"Diogo, are you okay?"

Diogo responded to Sitewu's concerned tone. "I'm fine, friend."

"We can leave if you wish."

Diogo looked at his friend. Sitewu was the only one at the table who knew. It was because of Sitewu that he sat at the table, stump and all.

"No, we can stay. I'm fine."

"I wonder what the hell they're doing here," Sean commented.

Inola brushed his hair from his shoulders. "Yeah, you would think they'd be sitting at some rich man's table drinking fine ale."

"Not them," Sitewu replied. "The Savaads are like us. I don't mean exactly like us, but they don't care for those fine things. They're hard working folks and respectful people. Naheem walked the camps every night during the march, talking with the men and eating with them, too."

"He was just putting on a show," Sean grumbled. "Had you bastards eating out of his hand he did."

Diogo said nothing. The pain in his stump was excruciating. He feared if he opened his mouth, he would release a painful moan. He was about to excuse himself when Sitewu’s exclaimed.

"Shit! He's coming over here!"

Diogo snapped his head up. Naheem Savaad was walking to their table, his eyes on Diogo. His hand sought his sword hilt, why he did not know. He would be dead before he could clinch is fingers. Naheem stood before him, his face stern.

"I know you," he said.

Diogo clinched his teeth, biting back the pain before speaking. "Your mistaken, sir."

Naheem folded his arms across his chest. "No, I'm not. I did that to you."

He nodded his head toward Diogo's stump. Anger and resignation rose in Diogo's throat.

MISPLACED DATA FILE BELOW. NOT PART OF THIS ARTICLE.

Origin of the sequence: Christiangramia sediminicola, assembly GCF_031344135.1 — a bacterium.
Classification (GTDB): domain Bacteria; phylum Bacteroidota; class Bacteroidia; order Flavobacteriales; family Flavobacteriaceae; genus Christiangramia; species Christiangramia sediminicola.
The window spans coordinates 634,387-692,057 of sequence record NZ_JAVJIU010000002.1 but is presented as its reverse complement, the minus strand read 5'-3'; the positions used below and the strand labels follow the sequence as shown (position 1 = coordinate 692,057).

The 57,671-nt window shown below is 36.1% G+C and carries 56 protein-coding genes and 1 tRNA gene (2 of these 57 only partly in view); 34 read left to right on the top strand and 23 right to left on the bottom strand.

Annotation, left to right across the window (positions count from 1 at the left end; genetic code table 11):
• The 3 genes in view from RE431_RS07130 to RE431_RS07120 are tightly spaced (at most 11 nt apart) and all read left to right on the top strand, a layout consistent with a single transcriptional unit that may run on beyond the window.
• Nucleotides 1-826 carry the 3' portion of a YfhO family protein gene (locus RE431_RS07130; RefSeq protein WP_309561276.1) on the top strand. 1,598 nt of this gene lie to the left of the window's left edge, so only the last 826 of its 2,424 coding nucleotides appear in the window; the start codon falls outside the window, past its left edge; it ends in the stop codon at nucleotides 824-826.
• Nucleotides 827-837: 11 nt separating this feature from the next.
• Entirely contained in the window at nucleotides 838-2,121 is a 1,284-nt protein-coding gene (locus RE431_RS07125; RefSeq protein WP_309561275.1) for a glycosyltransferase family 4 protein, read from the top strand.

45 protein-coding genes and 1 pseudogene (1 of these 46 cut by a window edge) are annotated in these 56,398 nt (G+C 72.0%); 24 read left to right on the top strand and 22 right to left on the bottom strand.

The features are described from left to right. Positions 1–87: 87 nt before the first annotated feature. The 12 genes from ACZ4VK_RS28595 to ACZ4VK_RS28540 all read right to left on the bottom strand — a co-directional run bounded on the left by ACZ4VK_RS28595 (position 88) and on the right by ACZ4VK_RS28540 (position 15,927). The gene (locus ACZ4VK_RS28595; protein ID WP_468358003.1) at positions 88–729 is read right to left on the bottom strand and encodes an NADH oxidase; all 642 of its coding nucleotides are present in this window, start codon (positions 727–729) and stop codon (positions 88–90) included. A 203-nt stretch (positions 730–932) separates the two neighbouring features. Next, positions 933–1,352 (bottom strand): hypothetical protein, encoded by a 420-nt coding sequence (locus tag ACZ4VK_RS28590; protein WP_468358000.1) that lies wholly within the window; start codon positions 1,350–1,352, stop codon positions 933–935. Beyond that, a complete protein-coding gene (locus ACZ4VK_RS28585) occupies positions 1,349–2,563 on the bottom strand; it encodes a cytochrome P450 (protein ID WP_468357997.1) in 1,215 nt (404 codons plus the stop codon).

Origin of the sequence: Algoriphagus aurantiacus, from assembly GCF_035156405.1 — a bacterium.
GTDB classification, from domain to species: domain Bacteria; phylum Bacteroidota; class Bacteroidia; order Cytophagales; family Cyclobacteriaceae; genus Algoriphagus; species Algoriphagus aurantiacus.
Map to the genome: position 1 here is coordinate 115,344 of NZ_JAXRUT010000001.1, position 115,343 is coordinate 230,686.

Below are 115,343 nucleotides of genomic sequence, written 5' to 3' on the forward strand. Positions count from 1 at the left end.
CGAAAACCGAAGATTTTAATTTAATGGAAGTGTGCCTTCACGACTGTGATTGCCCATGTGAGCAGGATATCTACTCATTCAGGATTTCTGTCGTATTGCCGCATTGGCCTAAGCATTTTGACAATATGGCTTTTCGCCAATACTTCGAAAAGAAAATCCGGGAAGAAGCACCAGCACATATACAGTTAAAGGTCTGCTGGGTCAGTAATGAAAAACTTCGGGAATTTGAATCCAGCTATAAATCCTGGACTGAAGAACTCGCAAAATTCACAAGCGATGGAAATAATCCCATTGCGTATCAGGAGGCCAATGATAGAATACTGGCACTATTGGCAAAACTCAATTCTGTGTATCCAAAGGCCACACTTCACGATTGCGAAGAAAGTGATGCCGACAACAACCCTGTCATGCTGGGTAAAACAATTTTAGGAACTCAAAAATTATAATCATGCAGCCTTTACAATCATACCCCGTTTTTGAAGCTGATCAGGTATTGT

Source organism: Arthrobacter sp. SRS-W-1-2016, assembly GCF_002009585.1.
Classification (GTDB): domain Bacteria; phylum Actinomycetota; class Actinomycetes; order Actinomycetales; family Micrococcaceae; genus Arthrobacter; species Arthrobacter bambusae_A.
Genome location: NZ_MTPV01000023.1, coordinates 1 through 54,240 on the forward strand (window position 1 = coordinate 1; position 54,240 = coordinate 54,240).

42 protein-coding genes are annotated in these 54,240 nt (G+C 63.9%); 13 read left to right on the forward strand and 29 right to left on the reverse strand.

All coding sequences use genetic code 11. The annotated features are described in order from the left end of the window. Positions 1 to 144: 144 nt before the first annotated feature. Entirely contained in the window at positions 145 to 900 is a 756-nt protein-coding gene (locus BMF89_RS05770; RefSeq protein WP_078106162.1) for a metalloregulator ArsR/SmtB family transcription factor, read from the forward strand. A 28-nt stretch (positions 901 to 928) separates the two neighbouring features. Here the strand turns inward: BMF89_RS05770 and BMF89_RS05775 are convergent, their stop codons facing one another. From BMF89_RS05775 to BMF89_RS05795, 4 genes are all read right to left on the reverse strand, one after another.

"Yes, you did," he hissed.

"You and ten others were stealing our cattle," Naheem continued. "We ambushed you crossing Cane Creek."

An image came to Diogo's mind. He rode with the Toril gang then, a clan known for livestock rustling. One day they got the notion they were good enough to steal from the Savaads.

Diogo said nothing. Sitewu stood, drawing Naheem's attention.

"Lord Savaad, I am Sitewu Ohura. I marched with you to District."

Naheem nodded and smiled. "I'm grateful for your service. I hope you were compensated well?"

Sitewu swept his hand over the table. "Yes sir, I was."

"Good. Diogo, come with me."

Inola and Sean began to rise but Naheem held up his hand.

"You are valiant but I mean your friend no harm. Besides, you know how this would end."

Inola and Sean sat down, their expressions showing their relief. Naheem place his gaze on Diogo. Diogo's stump burned like fire.

"Will you come with me?" Naheem asked.

Diogo's shoulders slumped. "Yes, I will."

Diogo followed Naheem to the tavern door. The other Savaad, the big one in the cloak, got up from his seat and came as well. The pretty boy looked and them, frowned, and then continued his flirtations with a comely waitress. Naheem continued to walk once they were outside. Diogo turned cold when he saw their destination, a dark alley behind a row of shops. He thought briefly of escape but the big man was closing the gap behind him, his pace accelerated by his wide strides. Naheem was deep within the alley before he stopped. Diogo felt the presence of the big man behind him.